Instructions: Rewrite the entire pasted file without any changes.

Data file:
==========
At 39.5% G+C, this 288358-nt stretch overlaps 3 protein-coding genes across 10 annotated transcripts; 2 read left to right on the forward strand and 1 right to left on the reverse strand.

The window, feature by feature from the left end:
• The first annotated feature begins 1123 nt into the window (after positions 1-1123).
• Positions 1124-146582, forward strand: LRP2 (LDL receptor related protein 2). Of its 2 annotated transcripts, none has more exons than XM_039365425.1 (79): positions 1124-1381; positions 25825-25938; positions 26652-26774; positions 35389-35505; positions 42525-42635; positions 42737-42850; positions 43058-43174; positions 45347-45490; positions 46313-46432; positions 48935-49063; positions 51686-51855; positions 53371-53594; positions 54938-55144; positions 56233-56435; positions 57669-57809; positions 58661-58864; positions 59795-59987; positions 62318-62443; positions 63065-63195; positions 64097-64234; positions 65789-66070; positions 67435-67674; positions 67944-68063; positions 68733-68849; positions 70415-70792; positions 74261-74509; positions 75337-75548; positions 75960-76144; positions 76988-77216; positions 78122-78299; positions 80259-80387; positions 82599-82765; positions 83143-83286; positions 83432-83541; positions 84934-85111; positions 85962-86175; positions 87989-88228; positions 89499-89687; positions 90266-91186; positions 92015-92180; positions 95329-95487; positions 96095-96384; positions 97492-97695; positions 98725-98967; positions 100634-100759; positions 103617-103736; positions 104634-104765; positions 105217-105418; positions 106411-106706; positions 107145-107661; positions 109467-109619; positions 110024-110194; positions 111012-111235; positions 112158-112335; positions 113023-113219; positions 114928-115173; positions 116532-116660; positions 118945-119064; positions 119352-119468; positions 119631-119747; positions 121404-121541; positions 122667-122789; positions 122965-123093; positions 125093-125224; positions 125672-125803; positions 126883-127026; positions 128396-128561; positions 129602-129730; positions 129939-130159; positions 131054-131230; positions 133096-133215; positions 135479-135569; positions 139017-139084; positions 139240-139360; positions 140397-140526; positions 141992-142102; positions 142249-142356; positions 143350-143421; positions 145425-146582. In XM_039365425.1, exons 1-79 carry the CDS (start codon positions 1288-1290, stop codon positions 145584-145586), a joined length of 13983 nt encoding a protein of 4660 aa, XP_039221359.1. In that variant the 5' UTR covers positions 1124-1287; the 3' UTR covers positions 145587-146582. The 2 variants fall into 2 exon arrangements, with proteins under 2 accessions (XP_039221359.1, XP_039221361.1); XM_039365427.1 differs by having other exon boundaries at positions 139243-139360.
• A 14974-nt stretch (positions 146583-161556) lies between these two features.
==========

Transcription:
At 39.5% G+C, this 288358-nt stretch overlaps 3 protein-coding genes across 10 annotated transcripts; 2 read left to right on the forward strand and 1 right to left on the reverse strand.

The window, feature by feature from the left end:
• The first annotated feature begins 1123 nt into the window (after positions 1-1123).
• Positions 1124-146582, forward strand: LRP2 (LDL receptor related protein 2). Of its 2 annotated transcripts, none has more exons than XM_039365425.1 (79): positions 1124-1381; positions 25825-25938; positions 26652-26774; positions 35389-35505; positions 42525-42635; positions 42737-42850; positions 43058-43174; positions 45347-45490; positions 46313-46432; positions 48935-49063; positions 51686-51855; positions 53371-53594; positions 54938-55144; positions 56233-56435; positions 57669-57809; positions 58661-58864; positions 59795-59987; positions 62318-62443; positions 63065-63195; positions 64097-64234; positions 65789-66070; positions 67435-67674; positions 67944-68063; positions 68733-68849; positions 70415-70792; positions 74261-74509; positions 75337-75548; positions 75960-76144; positions 76988-77216; positions 78122-78299; positions 80259-80387; positions 82599-82765; positions 83143-83286; positions 83432-83541; positions 84934-85111; positions 85962-86175; positions 87989-88228; positions 89499-89687; positions 90266-91186; positions 92015-92180; positions 95329-95487; positions 96095-96384; positions 97492-97695; positions 98725-98967; positions 100634-100759; positions 103617-103736; positions 104634-104765; positions 105217-105418; positions 106411-106706; positions 107145-107661; positions 109467-109619; positions 110024-110194; positions 111012-111235; positions 112158-112335; positions 113023-113219; positions 114928-115173; positions 116532-116660; positions 118945-119064; positions 119352-119468; positions 119631-119747; positions 121404-121541; positions 122667-122789; positions 122965-123093; positions 125093-125224; positions 125672-125803; positions 126883-127026; positions 128396-128561; positions 129602-129730; positions 129939-130159; positions 131054-131230; positions 133096-133215; positions 135479-135569; positions 139017-139084; positions 139240-139360; positions 140397-140526; positions 141992-142102; positions 142249-142356; positions 143350-143421; positions 145425-146582. In XM_039365425.1, exons 1-79 carry the CDS (start codon positions 1288-1290, stop codon positions 145584-145586), a joined length of 13983 nt encoding a protein of 4660 aa, XP_039221359.1. In that variant the 5' UTR covers positions 1124-1287; the 3' UTR covers positions 145587-146582. The 2 variants fall into 2 exon arrangements, with proteins under 2 accessions (XP_039221359.1, XP_039221361.1); XM_039365427.1 differs by having other exon boundaries at positions 139243-139360.
• A 14974-nt stretch (positions 146583-161556) lies between these two features.